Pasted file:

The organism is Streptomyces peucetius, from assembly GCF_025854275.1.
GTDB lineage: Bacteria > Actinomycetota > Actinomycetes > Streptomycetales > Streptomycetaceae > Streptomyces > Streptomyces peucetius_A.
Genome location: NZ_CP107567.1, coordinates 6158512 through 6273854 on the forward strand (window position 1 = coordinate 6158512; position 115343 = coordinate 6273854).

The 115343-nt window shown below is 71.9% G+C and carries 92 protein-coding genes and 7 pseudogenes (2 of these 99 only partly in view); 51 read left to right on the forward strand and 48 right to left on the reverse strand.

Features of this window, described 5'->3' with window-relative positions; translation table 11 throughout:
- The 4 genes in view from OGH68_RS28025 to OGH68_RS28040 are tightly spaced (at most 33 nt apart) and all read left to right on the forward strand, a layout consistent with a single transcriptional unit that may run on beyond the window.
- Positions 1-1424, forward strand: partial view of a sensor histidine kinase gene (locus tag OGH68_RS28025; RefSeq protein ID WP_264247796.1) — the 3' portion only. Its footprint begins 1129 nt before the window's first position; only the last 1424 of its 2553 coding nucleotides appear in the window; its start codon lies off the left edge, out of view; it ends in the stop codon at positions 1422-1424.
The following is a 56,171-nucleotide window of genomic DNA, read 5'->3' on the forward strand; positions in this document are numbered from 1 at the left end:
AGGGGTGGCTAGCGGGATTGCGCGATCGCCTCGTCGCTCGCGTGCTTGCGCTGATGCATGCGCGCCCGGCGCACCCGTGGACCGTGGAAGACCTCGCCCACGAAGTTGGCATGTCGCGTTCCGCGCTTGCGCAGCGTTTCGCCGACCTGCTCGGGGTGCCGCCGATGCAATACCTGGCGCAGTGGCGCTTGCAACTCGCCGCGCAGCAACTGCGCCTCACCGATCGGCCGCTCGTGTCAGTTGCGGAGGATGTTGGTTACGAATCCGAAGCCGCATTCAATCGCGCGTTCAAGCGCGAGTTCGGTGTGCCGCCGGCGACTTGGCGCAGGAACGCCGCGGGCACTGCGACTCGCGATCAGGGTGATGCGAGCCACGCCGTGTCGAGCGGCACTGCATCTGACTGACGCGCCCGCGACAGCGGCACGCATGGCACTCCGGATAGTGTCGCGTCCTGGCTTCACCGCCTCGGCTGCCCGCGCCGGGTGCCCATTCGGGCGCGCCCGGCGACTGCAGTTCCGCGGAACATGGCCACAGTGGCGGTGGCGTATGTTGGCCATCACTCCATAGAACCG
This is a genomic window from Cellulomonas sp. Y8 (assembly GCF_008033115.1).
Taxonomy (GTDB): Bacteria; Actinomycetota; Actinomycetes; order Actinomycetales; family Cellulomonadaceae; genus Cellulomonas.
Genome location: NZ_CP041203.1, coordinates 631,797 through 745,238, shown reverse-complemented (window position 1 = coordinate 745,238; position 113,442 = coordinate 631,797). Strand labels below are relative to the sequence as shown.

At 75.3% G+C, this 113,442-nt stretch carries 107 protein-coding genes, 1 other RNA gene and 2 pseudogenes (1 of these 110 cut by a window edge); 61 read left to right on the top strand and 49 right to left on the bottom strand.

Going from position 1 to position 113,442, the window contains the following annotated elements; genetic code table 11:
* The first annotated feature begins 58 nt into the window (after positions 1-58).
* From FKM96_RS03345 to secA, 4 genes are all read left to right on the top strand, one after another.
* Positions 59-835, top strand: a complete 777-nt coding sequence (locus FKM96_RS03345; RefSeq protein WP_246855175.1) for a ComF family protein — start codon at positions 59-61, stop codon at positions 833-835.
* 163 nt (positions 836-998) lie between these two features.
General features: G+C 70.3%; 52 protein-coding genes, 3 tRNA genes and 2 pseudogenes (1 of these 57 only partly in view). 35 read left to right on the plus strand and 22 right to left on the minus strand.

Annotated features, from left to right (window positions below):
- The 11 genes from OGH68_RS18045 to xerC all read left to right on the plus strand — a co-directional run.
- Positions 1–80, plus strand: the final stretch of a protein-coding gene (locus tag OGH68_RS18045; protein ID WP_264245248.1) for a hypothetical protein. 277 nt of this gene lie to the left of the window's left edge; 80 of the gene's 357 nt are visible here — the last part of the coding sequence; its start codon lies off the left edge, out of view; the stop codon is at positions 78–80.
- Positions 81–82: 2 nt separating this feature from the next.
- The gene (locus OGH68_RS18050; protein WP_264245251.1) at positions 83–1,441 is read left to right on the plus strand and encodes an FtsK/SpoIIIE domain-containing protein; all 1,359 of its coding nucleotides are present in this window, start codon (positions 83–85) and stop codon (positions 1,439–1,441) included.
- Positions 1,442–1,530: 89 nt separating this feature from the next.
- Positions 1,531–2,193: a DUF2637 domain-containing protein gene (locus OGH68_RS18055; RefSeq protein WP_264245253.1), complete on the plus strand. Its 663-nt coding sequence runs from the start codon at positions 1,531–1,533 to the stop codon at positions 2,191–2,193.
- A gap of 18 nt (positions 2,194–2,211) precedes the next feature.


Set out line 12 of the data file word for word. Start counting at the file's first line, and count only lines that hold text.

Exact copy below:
Genome location: NZ_CP041203.1, coordinates 631,797 through 745,238, shown reverse-complemented (window position 1 = coordinate 745,238; position 113,442 = coordinate 631,797). Strand labels below are relative to the sequence as shown.